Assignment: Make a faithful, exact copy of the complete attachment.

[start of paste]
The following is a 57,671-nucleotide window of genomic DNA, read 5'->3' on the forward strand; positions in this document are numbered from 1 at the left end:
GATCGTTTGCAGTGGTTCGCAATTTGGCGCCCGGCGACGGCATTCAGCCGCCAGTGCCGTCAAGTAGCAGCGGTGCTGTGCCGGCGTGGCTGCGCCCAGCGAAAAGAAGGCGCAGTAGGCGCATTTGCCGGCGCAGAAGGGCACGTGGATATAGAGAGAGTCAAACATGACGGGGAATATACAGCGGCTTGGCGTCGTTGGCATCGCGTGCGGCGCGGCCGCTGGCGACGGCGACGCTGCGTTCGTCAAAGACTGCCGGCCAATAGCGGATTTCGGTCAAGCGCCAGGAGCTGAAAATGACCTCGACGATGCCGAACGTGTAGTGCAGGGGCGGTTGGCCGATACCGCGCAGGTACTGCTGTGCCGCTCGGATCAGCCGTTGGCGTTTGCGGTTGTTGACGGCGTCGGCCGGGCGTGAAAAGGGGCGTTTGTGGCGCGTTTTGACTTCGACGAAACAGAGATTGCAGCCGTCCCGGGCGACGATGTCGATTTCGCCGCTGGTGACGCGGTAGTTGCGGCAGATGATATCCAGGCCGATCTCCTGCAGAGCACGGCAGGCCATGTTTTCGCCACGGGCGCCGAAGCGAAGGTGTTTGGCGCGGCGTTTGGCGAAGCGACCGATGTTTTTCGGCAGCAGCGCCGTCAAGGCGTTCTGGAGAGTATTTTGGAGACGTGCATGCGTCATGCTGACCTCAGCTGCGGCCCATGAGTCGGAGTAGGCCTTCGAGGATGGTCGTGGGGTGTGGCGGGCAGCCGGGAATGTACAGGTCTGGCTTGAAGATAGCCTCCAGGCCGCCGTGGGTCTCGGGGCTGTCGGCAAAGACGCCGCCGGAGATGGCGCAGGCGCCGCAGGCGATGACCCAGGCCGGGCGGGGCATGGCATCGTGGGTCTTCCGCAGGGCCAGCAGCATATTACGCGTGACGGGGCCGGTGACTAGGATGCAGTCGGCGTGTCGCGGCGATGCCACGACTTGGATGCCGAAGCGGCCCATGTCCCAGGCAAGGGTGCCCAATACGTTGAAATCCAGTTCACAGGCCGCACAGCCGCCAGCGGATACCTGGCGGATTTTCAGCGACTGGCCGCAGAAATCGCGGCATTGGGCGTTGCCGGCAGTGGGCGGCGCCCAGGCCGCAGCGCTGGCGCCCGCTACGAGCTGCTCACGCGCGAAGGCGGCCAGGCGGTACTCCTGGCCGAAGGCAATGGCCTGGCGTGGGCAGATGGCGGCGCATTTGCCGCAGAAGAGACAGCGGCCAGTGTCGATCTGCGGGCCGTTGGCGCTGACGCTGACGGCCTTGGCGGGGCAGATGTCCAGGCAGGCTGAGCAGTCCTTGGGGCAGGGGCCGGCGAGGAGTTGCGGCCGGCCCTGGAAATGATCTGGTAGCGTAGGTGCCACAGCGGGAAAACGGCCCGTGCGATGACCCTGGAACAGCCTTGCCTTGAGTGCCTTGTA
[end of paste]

The following is a 57,671-nucleotide window of genomic DNA, read 5'->3' on the forward strand; positions in this document are numbered from 1 at the left end:
GATCGTTTGCAGTGGTTCGCAATTTGGCGCCCGGCGACGGCATTCAGCCGCCAGTGCCGTCAAGTAGCAGCGGTGCTGTGCCGGCGTGGCTGCGCCCAGCGAAAAGAAGGCGCAGTAGGCGCATTTGCCGGCGCAGAAGGGCACGTGGATATAGAGAGAGTCAAACATGACGGGGAATATACAGCGGCTTGGCGTCGTTGGCATCGCGTGCGGCGCGGCCGCTGGCGACGGCGACGCTGCGTTCGTCAAAGACTGCCGGCCAATAGCGGATTTCGGTCAAGCGCCAGGAGCTGAAAATGACCTCGACGATGCCGAACGTGTAGTGCAGGGGCGGTTGGCCGATACCGCGCAGGTACTGCTGTGCCGCTCGGATCAGCCGTTGGCGTTTGCGGTTGTTGACGGCGTCGGCCGGGCGTGAAAAGGGGCGTTTGTGGCGCGTTTTGACTTCGACGAAACAGAGATTGCAGCCGTCCCGGGCGACGATGTCGATTTCGCCGCTGGTGACGCGGTAGTTGCGGCAGATGATATCCAGGCCGATCTCCTGCAGAGCACGGCAGGCCATGTTTTCGCCACGGGCGCCGAAGCGAAGGTGTTTGGCGCGGCGTTTGGCGAAGCGACCGATGTTTTTCGGCAGCAGCGCCGTCAAGGCGTTCTGGAGAGTATTTTGGAGACGTGCATGCGTCATGCTGACCTCAGCTGCGGCCCATGAGTCGGAGTAGGCCTTCGAGGATGGTCGTGGGGTGTGGCGGGCAGCCGGGAATGTACAGGTCTGGCTTGAAGATAGCCTCCAGGCCGCCGTGGGTCTCGGGGCTGTCGGCAAAGACGCCGCCGGAGATGGCGCAGGCGCCGCAGGCGATGACCCAGGCCGGGCGGGGCATGGCATCGTGGGTCTTCCGCAGGGCCAGCAGCATATTACGCGTGACGGGGCCGGTGACTAGGATGCAGTCGGCGTGTCGCGGCGATGCCACGACTTGGATGCCGAAGCGGCCCATGTCCCAGGCAAGGGTGCCCAATACGTTGAAATCCAGTTCACAGGCCGCACAGCCGCCAGCGGATACCTGGCGGATTTTCAGCGACTGGCCGCAGAAATCGCGGCATTGGGCGTTGCCGGCAGTGGGCGGCGCCCAGGCCGCAGCGCTGGCGCCCGCTACGAGCTGCTCACGCGCGAAGGCGGCCAGGCGGTACTCCTGGCCGAAGGCAATGGCCTGGCGTGGGCAGATGGCGGCGCATTTGCCGCAGAAGAGACAGCGGCCAGTGTCGATCTGCGGGCCGTTGGCGCTGACGCTGACGGCCTTGGCGGGGCAGATGTCCAGGCAGGCTGAGCAGTCCTTGGGGCAGGGGCCGGCGAGGAGTTGCGGCCGGCCCTGGAAATGATCTGGTAGCGTAGGTGCCACAGCGGGAAAACGGCCCGTGCGATGACCCTGGAACAGCCTTGCCTTGAGTGCCTTGTA